This section expands on the fact that the State Government can stop the process of the order made under the preceding section and sets the various conditions & situations that the Government should keep in mind before eradicating specific persons from the operation of such an order. The power conferred on the State Government must be interpreted strictly. Such an order should be self-contained and not a speaking order[4].

No person in respect of whom an order has been passed under section 268 operates can be detained in jail without a specific order of detention being passed against him by a Competent Court[5]. An order restricting certain under trials from attending the Court must be supported by a statement of reasons showing the nature of offence, the likelihood of disturbance and public interest involved in the cases[6].

Iv Section 269:- Officer In Charge Of Prison To Abstain From Carrying Out Order In Certain Contingencies


This section lays down that ,where the person in respect of whom an order is made under section 267,is by reason of illness or ailment unfit to be removed from the prison oris under interment for trial or under remand pending trial or pending a preliminary investigation oris in custody for a period which would expire before the expiration of the time required for obeying with the order and for taking him back to the prison in which he is detained oris a person to whom an order made by the State Government under section 268 applies, the officer in charge of the prison shall withdraw from carrying out the Court’s order and shall send to the Court, a statement of reasons for so abstaining.

However there also exist certain requisites such as that where the attendance of such person is required for giving evidence at a place not more than twenty-five kilometres distance from the prison, the officer in charge of the prison shall not so abstain for the reasons mentioned above. The explanation to this section provides guidance to the Officer-in charge of the prison and tackles the justifications under which he should take a call to abstain or not from carrying out order of the Court so provided under Section 267.

An individual accused of murder at Faridabad, while on bail, committed another murder in Lucknow, got cancelled his bail and got himself confined in Faridabad Jail pending committal and was under remand under section 309 of the Code. He opposed the competency of the Magistrate at Lucknow to deliver an order under section 267, when he was previously sequestered ina jail pending committal. It was held that the simple fact that the committal proceedings were impending in respect of the same accused in another place, did not take away the jurisdiction from the Magistrate at Lucknow which is a subsequent place of crime, to pass an order under section 267 of the Code and such an order of the Magistrate at Lucknow did not suffer from any infirmity[7].

V Section 270:- Prisoner To Be Brought To Court In Custody


Subject to the provisions of section 269, the officer in charge of the prison shall, upon transfer of an order made under section 267 and duly countersigned, where necessary, and source the person named in the order to be taken to the Court in which his attendance is required, so as to be present there at the time mentioned in the order, and shall cause him to be kept in custody in or near the Court until he has been scrutinised or until the Court approves him to be taken back to the prison in which he was confined or detained.

Vi Section 271:-Power To Issue Commission For Examination of Witness In Prison


The provisions of this Chapter shall be without bias to the power of the Court to issue, under section 284, a commission for the examination, as a witness, of any person restricted or detained in a prison; and the provisions of Part B of ChapterXXIIIshall apply in relation to the examination on commission of any such person in the prison as they apply in relation to the examination on commission of any other person.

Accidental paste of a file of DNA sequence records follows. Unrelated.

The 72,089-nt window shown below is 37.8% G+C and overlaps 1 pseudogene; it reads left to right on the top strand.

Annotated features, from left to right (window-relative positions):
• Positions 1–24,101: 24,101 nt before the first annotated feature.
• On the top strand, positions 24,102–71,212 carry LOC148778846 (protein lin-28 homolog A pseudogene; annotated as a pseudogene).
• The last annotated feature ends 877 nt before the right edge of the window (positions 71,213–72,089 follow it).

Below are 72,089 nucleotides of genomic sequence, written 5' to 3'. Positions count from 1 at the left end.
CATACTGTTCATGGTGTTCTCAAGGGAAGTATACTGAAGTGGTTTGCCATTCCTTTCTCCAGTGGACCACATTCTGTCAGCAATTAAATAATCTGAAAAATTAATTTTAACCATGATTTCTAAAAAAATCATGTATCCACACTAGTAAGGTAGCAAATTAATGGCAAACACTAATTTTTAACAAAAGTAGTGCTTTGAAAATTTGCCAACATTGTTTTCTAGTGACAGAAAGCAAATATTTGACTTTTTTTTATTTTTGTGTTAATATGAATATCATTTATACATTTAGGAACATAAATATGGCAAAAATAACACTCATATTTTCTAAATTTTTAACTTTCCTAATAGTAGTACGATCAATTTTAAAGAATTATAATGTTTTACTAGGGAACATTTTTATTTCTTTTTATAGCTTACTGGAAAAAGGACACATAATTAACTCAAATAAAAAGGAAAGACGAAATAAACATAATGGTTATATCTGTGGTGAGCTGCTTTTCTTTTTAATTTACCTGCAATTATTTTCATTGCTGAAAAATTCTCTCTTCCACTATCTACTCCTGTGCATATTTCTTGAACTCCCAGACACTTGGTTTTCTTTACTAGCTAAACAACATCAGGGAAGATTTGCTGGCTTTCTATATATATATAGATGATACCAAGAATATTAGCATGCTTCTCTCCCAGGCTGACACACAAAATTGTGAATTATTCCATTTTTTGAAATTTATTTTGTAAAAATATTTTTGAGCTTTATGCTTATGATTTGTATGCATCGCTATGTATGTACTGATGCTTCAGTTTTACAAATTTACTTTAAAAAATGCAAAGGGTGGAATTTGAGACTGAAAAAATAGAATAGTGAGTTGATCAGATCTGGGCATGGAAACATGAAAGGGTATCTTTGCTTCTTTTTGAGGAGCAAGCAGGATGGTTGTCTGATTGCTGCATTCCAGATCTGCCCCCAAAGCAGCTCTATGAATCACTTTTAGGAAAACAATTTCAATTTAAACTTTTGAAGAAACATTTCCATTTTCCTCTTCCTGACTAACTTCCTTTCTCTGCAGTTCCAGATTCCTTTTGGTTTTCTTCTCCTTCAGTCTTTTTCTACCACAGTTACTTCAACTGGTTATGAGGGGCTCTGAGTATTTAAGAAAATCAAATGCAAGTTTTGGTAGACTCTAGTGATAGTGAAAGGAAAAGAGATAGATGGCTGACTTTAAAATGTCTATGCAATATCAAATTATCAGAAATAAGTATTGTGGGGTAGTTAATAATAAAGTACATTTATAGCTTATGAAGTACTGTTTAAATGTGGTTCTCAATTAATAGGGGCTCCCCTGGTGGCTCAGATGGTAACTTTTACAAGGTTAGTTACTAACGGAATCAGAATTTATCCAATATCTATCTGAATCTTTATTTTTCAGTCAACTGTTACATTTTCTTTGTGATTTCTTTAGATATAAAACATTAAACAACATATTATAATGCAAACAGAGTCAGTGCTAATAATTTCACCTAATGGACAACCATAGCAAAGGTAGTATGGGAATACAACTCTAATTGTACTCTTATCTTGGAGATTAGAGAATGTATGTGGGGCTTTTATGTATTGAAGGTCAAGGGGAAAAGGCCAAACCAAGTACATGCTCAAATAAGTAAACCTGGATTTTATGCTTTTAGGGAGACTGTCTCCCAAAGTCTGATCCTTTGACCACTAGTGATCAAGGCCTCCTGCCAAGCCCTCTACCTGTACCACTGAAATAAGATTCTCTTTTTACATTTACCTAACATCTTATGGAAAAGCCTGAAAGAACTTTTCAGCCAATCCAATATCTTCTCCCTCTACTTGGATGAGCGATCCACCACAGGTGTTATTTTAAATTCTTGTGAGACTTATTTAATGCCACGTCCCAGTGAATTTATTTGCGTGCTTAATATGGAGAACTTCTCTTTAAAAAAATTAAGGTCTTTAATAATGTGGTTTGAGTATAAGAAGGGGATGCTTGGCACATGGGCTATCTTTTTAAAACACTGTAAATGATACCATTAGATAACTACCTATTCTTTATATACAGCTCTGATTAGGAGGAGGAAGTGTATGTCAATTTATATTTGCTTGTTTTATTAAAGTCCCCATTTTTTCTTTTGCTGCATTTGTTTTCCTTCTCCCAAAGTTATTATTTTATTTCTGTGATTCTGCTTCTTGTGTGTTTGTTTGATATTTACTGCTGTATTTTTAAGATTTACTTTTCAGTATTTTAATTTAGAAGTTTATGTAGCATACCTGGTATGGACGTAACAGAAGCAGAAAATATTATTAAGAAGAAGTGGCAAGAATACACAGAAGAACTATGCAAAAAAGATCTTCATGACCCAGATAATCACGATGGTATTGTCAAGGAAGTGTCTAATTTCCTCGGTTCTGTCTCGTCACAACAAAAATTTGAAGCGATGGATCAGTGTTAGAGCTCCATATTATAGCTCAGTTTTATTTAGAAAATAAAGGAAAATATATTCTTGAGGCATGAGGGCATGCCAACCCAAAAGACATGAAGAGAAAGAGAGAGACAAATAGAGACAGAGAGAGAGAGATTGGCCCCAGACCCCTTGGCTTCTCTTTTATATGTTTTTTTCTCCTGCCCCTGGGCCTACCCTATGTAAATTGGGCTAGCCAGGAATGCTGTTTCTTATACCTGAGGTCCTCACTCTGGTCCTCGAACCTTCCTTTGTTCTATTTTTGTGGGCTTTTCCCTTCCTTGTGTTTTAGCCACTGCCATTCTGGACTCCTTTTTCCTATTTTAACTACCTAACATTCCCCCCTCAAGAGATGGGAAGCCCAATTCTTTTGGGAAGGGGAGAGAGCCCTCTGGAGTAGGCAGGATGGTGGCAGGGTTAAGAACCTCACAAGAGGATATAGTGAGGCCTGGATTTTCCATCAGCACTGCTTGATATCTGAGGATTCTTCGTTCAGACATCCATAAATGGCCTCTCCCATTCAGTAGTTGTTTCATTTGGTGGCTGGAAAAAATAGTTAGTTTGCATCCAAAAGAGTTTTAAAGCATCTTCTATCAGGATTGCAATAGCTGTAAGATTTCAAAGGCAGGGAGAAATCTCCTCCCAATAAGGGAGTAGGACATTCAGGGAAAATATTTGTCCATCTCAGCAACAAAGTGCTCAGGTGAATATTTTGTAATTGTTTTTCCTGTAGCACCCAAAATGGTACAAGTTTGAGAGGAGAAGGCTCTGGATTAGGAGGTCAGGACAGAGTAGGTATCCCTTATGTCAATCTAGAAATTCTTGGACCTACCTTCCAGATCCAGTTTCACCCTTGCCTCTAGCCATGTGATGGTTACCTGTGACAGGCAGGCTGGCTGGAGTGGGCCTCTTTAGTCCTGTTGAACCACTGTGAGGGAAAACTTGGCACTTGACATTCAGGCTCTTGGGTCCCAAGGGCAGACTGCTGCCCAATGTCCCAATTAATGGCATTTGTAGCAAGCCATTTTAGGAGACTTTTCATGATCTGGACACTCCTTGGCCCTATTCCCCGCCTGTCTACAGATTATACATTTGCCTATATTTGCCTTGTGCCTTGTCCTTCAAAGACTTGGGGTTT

The section provides that the Court can issue assignment for the examination of the person detained or confined in prison, if the Court thinks that the evidence of such person is necessary for the ends of justice and that his attendance cannot be obtained without any delay, expense or inconvenience which under the circumstances of the case would be unreasonable[8].

Vii Conclusion and Suggestions:-


The justification behind laying down Chapter 22 under the Code of Criminal Procedure is to guarantee the appearance of individuals or people who have been restrained, confined and apprehended in prisons, reformatories, or penitentiaries before the Criminal Courts. The detailed conditions under which this can be done along with the reasonable and valid justifications to do or not do so have also been laid down. It is a Chapter that complements the provisions laid down under the Prisoners (Attendance in Courts) Act, 1991 which was the first Act laid down for prisoners.

Suggestions:


It is generally believed that in spite of the various safeguards in the Cr.P.C. as well as the in theConstitution, the power of arrest given to the police is being misused till this day. It is also believed that the police often use their position of power to threaten the arrested persons and take advantage of their office to extort money. There have also been innumerable reports on custodial violence that lead many to believe that deprivation of basic rights of the arrested persons has become commonplace nowadays.

The Mallimath Committee in its Report on the reforms in the Criminal Justice System has stated that the accused has the right to know the rights given to him under law and how to enforce such rights. There have also been criticisms that the police fail to inform the persons arrested of the charge against them and hence, let the arrested persons flounder in custody, in complete ignorance of their alleged crimes. This has been attributed to the Colonial nature of our Criminal Justice System where the duty of arrest was thrust upon the Indian officers while the Britisher’s drew up the charge against the accused. Thus, it is entirely possible that the English origins of the Indian Criminal Justice system may have resulted unwittingly in the rights of the arrested persons falling through the cracks.

There is imminent need to bring in changes in Criminal Justice Administration so that state should recognize that its primary duty is not to punish, but to socialize and reform the wrongdoer and above all it should be clearly understood that socialization is not identical with punishment, for its comprises prevention, education, care and rehabilitation within the framework of social defence. Thus, in the end we find that Rule of law regulates the functionary of every organ of the state machinery, including the agency responsible for conducting prosecution and investigation which must confine themselves within the four corners of the law.

End-notes


[1]https://indiankanoon.org/doc/626516/
[2]1993 CrLJ 1358 (All)
[3]1996 CrLJ 2102 (Raj)
[4]BhajanVir Singh vs. State of Haryana 1991 CrLJ 1311 (P&H)
[5]Sarjit Singh vs. State of Punjab 1988 CrLJ 533 ( P& H)
[6]Mohd Ansari vs. Secretary, Govt of T.N., 2003 CrLJ 524 (Mad)
[7]Ranjeet Singh vs. State of UP , 1995 CrLJ 3505 (All)
[8]Nain Singh vs. Nain Singh 1992 CrLJ 2004 (J&K)